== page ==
By Matt Christie

THOUGH boxing has for a long time been referred to as the sweet science, there are very few sweet scientists out there. When it comes to being a success, though the definition of such differs from one observer to the next, it’s often the amalgamation of random factors that take them to the top. What one fighter lacks in skill, for example, they might make up for in courage, or failings in stamina and durability might be compensated for in punching power. In short, there is no cut-out-and-keep guide – no exact science, sweet or otherwise – to becoming a champion.

There are boxers who come along, however, who seem to personify that sweet science. Those who do everything right, whose movements flow effortlessly from their brain to their limbs and those attempting to break that flow, or even just compete with it, find it an almost impossible task. Devin Haney looks like one such fighter. A joy to watch, at least if you really know what you’re watching, and one who makes it look so easy it might be surprising to the uneducated that there’s not more who can fight like that.

Haney, only 25, still has a long way to go, of course. But the foundation he’s crafted is one to admire. From the early years of learning his trade as a boy to the time he spent fighting professionally as a teenager in Mexico, largely in the thick of hostile crowds, right through to climbing the ladder towards world class with each rung designed to take him to a slightly higher level. Today, though it would be tempting to suggest the work is done, the climb continues.

Before we get too carried away with Haney, and plenty are refusing to, it’s also worth remembering the biggest victories on his record came against fighters on the way down: Yuriorkis Gamboa, Jorge Linares, Vasily Lomachenko, Regis Prograis. Even George Kambosos Jnr, who may have peaked in that victory over Teofimo Lopez in 2021, might already have been in decline by time Haney twice toyed with him.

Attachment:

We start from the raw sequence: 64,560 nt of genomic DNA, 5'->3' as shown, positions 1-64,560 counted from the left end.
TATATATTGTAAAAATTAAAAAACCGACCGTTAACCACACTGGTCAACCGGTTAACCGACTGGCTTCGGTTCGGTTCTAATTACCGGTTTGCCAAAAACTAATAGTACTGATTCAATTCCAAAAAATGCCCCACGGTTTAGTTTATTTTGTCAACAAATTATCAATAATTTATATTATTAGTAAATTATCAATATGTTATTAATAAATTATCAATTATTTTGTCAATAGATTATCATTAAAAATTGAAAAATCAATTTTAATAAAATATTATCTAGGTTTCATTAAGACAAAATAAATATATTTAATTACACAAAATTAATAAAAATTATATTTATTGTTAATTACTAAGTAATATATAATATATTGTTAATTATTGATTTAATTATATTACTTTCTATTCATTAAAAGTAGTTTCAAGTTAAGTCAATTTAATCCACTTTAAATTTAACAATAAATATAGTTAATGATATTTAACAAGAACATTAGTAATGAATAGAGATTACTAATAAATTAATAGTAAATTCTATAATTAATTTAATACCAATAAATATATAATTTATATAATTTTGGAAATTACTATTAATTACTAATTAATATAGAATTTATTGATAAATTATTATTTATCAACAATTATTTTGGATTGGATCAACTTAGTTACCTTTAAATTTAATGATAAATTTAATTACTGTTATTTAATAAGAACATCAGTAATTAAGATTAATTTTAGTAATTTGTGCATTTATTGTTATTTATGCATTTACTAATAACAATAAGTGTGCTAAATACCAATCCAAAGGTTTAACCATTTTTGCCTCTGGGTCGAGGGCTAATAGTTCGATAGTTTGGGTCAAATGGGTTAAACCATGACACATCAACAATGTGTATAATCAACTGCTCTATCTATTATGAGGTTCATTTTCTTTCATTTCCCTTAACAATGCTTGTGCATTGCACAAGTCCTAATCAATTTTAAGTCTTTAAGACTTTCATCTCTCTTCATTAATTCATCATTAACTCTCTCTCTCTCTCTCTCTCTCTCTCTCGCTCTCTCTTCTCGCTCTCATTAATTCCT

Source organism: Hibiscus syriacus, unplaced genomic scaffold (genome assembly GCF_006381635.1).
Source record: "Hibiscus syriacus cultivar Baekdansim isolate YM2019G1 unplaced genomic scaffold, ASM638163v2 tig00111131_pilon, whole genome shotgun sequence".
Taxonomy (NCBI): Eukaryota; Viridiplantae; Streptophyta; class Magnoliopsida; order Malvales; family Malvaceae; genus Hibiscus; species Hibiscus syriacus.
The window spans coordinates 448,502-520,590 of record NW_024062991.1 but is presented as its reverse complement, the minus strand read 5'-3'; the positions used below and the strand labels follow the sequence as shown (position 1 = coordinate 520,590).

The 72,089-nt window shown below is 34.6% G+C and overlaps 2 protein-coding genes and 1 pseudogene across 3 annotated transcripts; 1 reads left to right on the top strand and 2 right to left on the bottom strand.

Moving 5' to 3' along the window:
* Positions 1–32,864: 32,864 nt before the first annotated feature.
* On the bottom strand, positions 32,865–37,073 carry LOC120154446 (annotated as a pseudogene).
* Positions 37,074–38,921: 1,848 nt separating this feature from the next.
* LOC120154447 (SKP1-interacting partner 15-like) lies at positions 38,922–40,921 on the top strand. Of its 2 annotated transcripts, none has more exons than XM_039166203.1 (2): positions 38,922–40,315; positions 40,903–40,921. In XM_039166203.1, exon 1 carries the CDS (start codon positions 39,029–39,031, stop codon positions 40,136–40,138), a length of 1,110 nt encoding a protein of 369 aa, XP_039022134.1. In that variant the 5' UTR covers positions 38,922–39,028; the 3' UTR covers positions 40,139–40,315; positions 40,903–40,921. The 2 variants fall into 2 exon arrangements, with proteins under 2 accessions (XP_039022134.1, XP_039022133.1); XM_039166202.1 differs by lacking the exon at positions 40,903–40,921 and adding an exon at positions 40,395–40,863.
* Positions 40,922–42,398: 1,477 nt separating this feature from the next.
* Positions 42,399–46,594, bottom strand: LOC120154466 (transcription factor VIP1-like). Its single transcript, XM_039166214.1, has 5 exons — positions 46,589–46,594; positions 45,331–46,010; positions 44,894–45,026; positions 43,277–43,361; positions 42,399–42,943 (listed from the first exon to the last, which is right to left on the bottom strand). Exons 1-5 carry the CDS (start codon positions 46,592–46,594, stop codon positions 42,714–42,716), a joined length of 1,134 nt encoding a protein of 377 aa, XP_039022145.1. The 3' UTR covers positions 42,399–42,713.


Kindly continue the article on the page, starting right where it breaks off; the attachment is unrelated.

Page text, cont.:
Yet victories like this are all pitstops on the road to greatness. It’s almost inevitable, after all, that young fighters on the way up will encounter plenty of rivals going in the opposite direction. And each of Gamboa, Linares, Lomachenko and Prograis had more than enough left to be regarded as premier opponents at the time.

The good news is that there are plenty of potential rivals with similar designs on greatness showing similar signs that they might achieve it. Boxers such as Shakur Stevenson, Gervonta Davis, Teofimo Lopez and Ryan Garcia are all obvious and lucrative opponents. We must be realistic, not every fight will be a can’t-miss affair, but the key for these boxers, to heighten both their ability and popularity, is activity and in Subriel Matias, Richardson Hitchins, Arnold Barboza, Jack Catterall, William Zepeda, Frank Martin and Gary Antuanne Russell, there’s an abundance of options to fill any gaps in the schedule. And that’s before we consider the welterweight pack.

As previous eras have shown us, there’s plenty of room for more than one to emerge as a legend of their time but, crucially, greatness is only achieved by those who dare to reach for it. Sugar Ray Leonard, arguably the sweetest of all scientists, would have been nothing without Thomas Hearns, Roberto Duran and Marvin Hagler. For Haney and co, the time to aim high is now.

CONGRATULATIONS to Ricky Hatton, Jane Couch, Michael Moorer, Ivan Calderon and Ana Maria Torres for being named in the International Boxing Hall of Fame Class of 2024. Other new inductees include Diego Corrales (posthumously), trainer Kenny Adams, manager Jackie Kallen, publicist Fred Sternburg, journalist Wallace Matthews and broadcaster Nick Charles.

Hatton, who remains a national treasure here in Britain, carved a career from being a humble hero to the everyman, one who seemed to carry the thoughts and dreams of his fans in every punch he threw. His greatest victories, over the likes of Kostya Tszyu and Jose Luis Castillo, were unforgettable occasions and even his defeats to Floyd Mayweather and Manny Pacquiao are remembered as much for the army of fans who followed him to Las Vegas as they are for what happened in the ring.

Couch arguably made an even bigger impact in her code. We should never forget what she went through to fight for the rights of women in boxing. A lot of female fighters, particularly in the UK and Ireland, still owe her an awful lot.

Well done to all of the inductees for receiving the highest of honours. Your job here is done.